India has proved to be the most stable country in the sub-continent region which is why it has been able to see a substantial shift not just from China, but also from neighbouring countries such as Bangladesh, Pakistan, Sri Lanka and Indonesia.
Unlike predictions, 2022 has been a roller-coaster ride for the apparel industry, all thanks to – Russia-Ukraine war, recession in Americas and Europe and rising fuel costs. The apparel manufacturing destinations such as Bangladesh, Myanmar, Pakistan, Sri Lanka, till 2021, were busy grabbing the shift that was coming from China but the situation has become so complicated that now these destinations are fighting with each other to sustain buyers. However, it is seemingly a difficult task for these countries as most of them are severely facing the worst economic challenges in their history!
Amidst all this, India has proved to be the most stable country in the sub-continent region which is why it has been able to see a substantial shift not just from China, but also from neighbouring countries such as Bangladesh, Pakistan, Sri Lanka and Indonesia. The OTEXA data from January to July ’22 also endorses this fact as it states that India’s growth rate (59.40 per cent) in the US apparel market is the second highest among the top 40 apparel shippers!
Buyers’ trust in India is increasing post-pandemic as India trumped Indonesia in 2021 to become the 4th top apparel shipper to USA
India has subtly been taking away business from Indonesia in the difficult and competitive US market. India and Indonesia are two major Asian apparel manufacturing hubs and hold great position in the US market.
Indonesia had been holding the fourth spot since long amidst top apparel exporters’ tally to US, while India remained on the fifth position all through the time. However, the situation has taken a turn in India’s favour and the country surpassed Indonesia in CY ’21 for the first time ever to become the 4th largest apparel exporter to USA.
According to the official US apparel import data, India clocked US $ 4.19 from its apparel exports to USA in 2021, outclassing the performance of Indonesia that shipped US $ 4.14 billion worth of apparels to USA.
India’s supremacy has continued even in 2022 as, during Jan.-Jul. ’22 period, India clocked US $ 3.69 billion from its apparel shipment to USA, which is much better than what Indonesia earned – US $ 3.41 billion.
It’s worth noting here that in 2019, India’s exports of apparel valued US $ 4.05 billion and its gap from Indonesia’s shipment was US $ 339 million. The gap further increased to US $ 495.17 million in 2020, in pandemic-induced year. However, all through 2021, India’s apparel export fraternity – buoyed by strong orders and revival of global retail industry – remained resilient and outperformed its own exports to USA.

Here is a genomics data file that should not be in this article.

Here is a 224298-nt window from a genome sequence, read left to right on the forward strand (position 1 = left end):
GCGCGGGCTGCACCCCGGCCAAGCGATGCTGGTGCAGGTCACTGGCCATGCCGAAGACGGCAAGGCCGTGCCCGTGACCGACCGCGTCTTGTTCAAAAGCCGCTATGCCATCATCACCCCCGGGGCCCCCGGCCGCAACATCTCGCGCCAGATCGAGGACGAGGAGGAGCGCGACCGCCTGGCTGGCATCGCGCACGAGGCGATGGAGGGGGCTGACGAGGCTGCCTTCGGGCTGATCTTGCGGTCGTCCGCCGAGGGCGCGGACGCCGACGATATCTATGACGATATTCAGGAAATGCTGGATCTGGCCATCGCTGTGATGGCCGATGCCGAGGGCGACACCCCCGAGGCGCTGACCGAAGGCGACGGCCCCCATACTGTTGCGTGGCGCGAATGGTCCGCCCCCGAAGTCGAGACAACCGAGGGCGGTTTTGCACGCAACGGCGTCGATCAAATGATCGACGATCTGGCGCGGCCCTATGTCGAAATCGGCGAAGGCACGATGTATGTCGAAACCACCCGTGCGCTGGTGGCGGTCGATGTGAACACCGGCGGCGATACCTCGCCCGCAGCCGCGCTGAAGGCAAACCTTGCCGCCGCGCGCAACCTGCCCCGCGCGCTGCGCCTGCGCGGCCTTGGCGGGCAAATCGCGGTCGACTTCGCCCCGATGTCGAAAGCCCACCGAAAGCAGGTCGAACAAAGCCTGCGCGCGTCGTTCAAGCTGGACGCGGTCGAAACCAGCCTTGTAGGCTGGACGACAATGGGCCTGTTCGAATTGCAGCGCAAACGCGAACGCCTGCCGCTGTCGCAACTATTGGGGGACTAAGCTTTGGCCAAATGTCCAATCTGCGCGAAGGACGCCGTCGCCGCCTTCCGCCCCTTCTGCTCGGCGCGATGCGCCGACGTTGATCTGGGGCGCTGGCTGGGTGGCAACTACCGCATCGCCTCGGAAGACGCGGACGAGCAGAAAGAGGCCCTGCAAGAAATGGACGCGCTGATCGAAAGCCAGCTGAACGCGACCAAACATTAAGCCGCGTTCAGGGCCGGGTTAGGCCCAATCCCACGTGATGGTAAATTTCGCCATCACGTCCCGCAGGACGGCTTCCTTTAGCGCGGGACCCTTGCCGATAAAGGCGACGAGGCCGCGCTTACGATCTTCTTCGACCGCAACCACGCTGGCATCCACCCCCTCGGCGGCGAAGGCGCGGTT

Table 1: Exports to USA from India and Indonesia
Amidst worst-ever economic crisis in Sri Lanka, orders are moving to India
According to Ministry of Textiles’ Secretary, Upendra Prasad Singh, some countries which were earlier importing from Sri Lanka, have started contacting India, as Sri Lanka is facing its worst economic crisis.
“Some orders have already been given to companies in the Tirupur district of Tamil Nadu,” he stated in a conversation with ANI recently.
To support the industry in its endeavour to cater to these orders coming from Sri Lanka and be competitive with other Asian countries like Indonesia, Pakistan, India has eliminated 11 per cent import duty from cotton. “Since now we do not have to pay import duty on cotton, this will certainly make our exporters more competitive,” commented UP Singh.
The claims made by Textile Secretary were cross-checked by the data analysis team of Apparel Resources Team by analysing exports of cotton-made apparel by both India and Sri Lanka.
Indian denim apparel exports largely remained stagnant for years; however 2022 brings substantial change in its exports to USA. Sri Lanka has always remained ahead of India in its denim apparel exports which is a product category made up of cotton. (See Table 2)
Table 2: Denim apparel shipment to USA: Comparison between India and Sri Lanka
However, in Jan.-Jul. ’22 period, India clocked US $ 43.56 million in its denim apparel shipment to USA, noting a whopping growth of 102.31 per cent, beating Sri Lanka by a comfortable margin of US $ 5.53 million.